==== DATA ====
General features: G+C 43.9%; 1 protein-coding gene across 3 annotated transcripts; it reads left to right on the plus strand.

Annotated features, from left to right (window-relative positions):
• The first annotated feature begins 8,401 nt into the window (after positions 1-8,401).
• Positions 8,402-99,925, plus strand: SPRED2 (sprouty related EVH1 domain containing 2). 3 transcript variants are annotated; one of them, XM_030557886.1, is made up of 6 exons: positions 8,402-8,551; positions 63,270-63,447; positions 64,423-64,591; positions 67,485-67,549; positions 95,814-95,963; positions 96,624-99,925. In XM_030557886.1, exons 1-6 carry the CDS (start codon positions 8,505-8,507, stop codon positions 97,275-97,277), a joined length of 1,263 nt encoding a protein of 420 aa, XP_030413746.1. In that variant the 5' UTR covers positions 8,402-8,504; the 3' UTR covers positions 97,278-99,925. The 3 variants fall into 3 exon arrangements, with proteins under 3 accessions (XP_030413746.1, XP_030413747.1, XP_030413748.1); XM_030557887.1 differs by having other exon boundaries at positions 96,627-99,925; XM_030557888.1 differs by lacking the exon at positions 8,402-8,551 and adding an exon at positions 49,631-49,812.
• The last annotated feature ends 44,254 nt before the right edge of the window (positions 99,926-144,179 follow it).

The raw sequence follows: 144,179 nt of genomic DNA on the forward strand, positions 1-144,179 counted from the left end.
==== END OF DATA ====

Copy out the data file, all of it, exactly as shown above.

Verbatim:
General features: G+C 43.9%; 1 protein-coding gene across 3 annotated transcripts; it reads left to right on the plus strand.

Annotated features, from left to right (window-relative positions):
• The first annotated feature begins 8,401 nt into the window (after positions 1-8,401).
• Positions 8,402-99,925, plus strand: SPRED2 (sprouty related EVH1 domain containing 2). 3 transcript variants are annotated; one of them, XM_030557886.1, is made up of 6 exons: positions 8,402-8,551; positions 63,270-63,447; positions 64,423-64,591; positions 67,485-67,549; positions 95,814-95,963; positions 96,624-99,925. In XM_030557886.1, exons 1-6 carry the CDS (start codon positions 8,505-8,507, stop codon positions 97,275-97,277), a joined length of 1,263 nt encoding a protein of 420 aa, XP_030413746.1. In that variant the 5' UTR covers positions 8,402-8,504; the 3' UTR covers positions 97,278-99,925. The 3 variants fall into 3 exon arrangements, with proteins under 3 accessions (XP_030413746.1, XP_030413747.1, XP_030413748.1); XM_030557887.1 differs by having other exon boundaries at positions 96,627-99,925; XM_030557888.1 differs by lacking the exon at positions 8,402-8,551 and adding an exon at positions 49,631-49,812.
• The last annotated feature ends 44,254 nt before the right edge of the window (positions 99,926-144,179 follow it).

The raw sequence follows: 144,179 nt of genomic DNA on the forward strand, positions 1-144,179 counted from the left end.